January  – Services Club Fully Justified – Although it has been open just over a week it is being very clearly demonstrated that Coventry United Services Club in Broadgate fulfils a great need.

Provided through the Mayors Good Fellowship fund – it is open daily from 2pm to 10 pm and the staff of voluntary workers operate on a rota. Troops passing through Coventry from overseas are among those who use the club, which is providing particularly popular with service men and women who are stationed in the part of the country and spend some of their free time in Coventry. The club is occupying Burtons former premises and it is desired to open another floor as a games room. This will cost from £200 to £300. The club is therefore desirous of railing further funds on that account. To date between £600 and £700 has been subscribed to meet the cost of starting the club and adapting the premises.

April – Negotiations go on to buy out Burtons for the redevelopment of Broadgate. Burtons want a corner site with Smithford Street after the redevelopment is completed – not realising that Smithford Street will disappear.

Delays in acquiring the building and neighbouring Wilsons shop means the central Godiva round about garden will be delayed. An exchange of flowers from the Dutch National Committee  will now have to take place on Greyfriars Green.

15th April 1947 – Burtons shop handed over to the council. Willsons have yet to be be handed over.

January – Broadgate Scheme Progress – Smithford Street was closed at 11am this morning to vehicular traffic in order to permit the demolition of the remaining block of buildings at the Broadgate End of the street. This task will be finished it is expected by the middle of February. It will then represent a substantial  step forward towards the completion of the big Broadgate Traffic Island which is an essential feature of the city’s central redevelopment plan. The passage of pedestrians up and down Smithford street will not be interfered with. Motor vehicles will be allowed to proceed as far as a turning circle just above the White Lion Hotel. Heavy vehicles such as are often seen in Smithford Street with goods for delivery at shop sand businesses will be additionally permitted to turn into Vicar Lane in order to facilities backing.

Burtons Building Demolition – A demolition gang has entered Burtons premises outside which scaffolding has been erected. The job will be  a heavy one for it will mean the removal of concrete floors and steel girders and as well as some substantial blocks of stone.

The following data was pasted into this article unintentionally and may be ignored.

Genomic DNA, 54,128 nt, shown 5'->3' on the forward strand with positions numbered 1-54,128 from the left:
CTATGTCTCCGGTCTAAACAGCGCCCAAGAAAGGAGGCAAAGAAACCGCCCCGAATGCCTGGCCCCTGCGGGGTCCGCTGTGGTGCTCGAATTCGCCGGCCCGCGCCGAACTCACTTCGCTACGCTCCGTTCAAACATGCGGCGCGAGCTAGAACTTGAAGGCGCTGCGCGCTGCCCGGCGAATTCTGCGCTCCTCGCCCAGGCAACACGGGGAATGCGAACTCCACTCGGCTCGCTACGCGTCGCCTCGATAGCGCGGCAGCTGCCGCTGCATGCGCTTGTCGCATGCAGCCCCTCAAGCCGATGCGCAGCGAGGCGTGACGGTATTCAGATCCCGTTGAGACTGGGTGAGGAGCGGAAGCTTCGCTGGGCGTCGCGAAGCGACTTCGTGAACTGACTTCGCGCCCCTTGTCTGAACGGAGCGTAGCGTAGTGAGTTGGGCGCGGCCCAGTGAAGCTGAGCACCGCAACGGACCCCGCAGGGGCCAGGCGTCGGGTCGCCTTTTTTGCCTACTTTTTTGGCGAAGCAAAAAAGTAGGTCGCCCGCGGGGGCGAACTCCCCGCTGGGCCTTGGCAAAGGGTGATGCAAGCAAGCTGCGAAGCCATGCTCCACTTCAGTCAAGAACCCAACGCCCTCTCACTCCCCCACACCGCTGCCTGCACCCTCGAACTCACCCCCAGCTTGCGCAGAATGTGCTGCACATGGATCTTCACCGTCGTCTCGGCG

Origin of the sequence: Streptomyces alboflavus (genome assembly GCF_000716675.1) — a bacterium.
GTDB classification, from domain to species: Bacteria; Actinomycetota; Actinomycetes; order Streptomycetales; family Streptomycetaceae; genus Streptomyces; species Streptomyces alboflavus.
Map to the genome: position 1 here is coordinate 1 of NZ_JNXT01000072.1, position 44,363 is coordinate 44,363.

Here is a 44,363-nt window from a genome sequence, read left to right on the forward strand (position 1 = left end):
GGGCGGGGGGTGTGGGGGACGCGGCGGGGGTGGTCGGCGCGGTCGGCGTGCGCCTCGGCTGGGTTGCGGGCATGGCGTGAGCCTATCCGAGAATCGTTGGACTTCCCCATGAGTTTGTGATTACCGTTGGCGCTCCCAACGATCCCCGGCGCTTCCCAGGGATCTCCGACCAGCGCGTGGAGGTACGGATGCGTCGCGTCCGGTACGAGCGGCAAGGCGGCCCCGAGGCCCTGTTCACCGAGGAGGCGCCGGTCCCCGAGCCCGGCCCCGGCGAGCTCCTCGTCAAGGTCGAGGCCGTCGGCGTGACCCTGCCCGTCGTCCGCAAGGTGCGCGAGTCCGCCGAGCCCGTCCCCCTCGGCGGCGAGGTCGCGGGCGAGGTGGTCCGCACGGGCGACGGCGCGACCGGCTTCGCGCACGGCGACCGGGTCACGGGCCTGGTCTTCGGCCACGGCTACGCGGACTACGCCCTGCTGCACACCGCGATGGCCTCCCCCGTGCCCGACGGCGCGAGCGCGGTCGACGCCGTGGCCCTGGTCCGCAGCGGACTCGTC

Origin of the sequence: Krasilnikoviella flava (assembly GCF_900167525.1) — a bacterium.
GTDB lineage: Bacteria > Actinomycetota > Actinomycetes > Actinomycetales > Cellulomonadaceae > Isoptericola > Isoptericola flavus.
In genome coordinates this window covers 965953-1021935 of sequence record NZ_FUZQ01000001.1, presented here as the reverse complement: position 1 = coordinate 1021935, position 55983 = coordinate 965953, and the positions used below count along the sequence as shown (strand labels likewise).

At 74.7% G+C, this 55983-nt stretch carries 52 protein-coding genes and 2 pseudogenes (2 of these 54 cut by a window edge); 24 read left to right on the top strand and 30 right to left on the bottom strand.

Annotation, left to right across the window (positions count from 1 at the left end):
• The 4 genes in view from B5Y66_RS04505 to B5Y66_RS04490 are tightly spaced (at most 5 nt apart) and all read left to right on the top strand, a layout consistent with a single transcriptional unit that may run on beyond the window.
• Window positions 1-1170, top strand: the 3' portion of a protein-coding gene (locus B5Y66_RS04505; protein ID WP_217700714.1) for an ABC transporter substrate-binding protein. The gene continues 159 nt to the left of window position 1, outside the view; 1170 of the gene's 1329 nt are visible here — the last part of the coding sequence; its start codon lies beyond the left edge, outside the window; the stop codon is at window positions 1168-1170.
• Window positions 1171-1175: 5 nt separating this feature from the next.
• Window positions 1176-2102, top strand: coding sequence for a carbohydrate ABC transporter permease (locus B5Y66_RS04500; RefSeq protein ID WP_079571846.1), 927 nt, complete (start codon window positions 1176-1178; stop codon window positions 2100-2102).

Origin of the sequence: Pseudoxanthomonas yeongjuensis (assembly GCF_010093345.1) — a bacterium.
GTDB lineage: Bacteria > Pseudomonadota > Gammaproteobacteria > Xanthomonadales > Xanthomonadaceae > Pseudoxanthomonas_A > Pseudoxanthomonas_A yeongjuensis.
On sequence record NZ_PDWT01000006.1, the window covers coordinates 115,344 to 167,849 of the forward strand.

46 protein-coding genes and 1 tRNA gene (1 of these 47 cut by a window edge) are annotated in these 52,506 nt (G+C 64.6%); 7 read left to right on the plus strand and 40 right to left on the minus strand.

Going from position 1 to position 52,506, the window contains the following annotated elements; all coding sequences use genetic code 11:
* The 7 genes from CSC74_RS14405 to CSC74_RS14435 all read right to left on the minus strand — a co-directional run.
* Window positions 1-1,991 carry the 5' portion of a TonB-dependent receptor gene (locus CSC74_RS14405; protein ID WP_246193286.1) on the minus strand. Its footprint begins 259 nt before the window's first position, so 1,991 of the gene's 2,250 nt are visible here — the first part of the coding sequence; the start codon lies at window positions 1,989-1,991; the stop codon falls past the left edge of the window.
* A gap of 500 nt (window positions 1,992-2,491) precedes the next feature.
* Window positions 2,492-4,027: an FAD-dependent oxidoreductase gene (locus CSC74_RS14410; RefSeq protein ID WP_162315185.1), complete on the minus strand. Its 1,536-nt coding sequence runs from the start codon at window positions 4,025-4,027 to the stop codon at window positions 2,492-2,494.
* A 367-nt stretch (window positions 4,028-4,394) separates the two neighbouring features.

Wilsons premises adjoining Burtons block will be vacated next week-end and will be ready for the demolition men to start work. The Savings centre on the other side of Smithford street has been fetched down and Weaver to Wearers shop nearby is half demolished. Under the road near this point have been found the remains of an old wall constructed of massive block of stone. There were no fragments of pottery at hand to help in the determination of its age and it has been covered up again

1948

The junction of Smithford Street & Broadgate had been a cornerstone of the city’s layout for hundreds of years. On the 5th January 1948 at 11am Smithford Street was closed traffic for ever more. The old entrance to Smithford Street was scrubbed out to make way for Broadgate House. The new upper precinct that forms the western route through the city centre was built approximately 20m to the north.   

1948

March – 6,000 Gallons underwater tank to meet water needs. The problem of proving dry weather water supplies for the flowering shrubs in the Broadgate garden island has been solved by constructing an underground water tank in the basement of the Burton premises at the top of Smithford Street. It is to be filled with water draining off the roofs of the temporary shops opposite. This will be directed into a pipe passing underneath Broadgate through a culvert. Is that the reason for the missing tree in modern day Broadgate??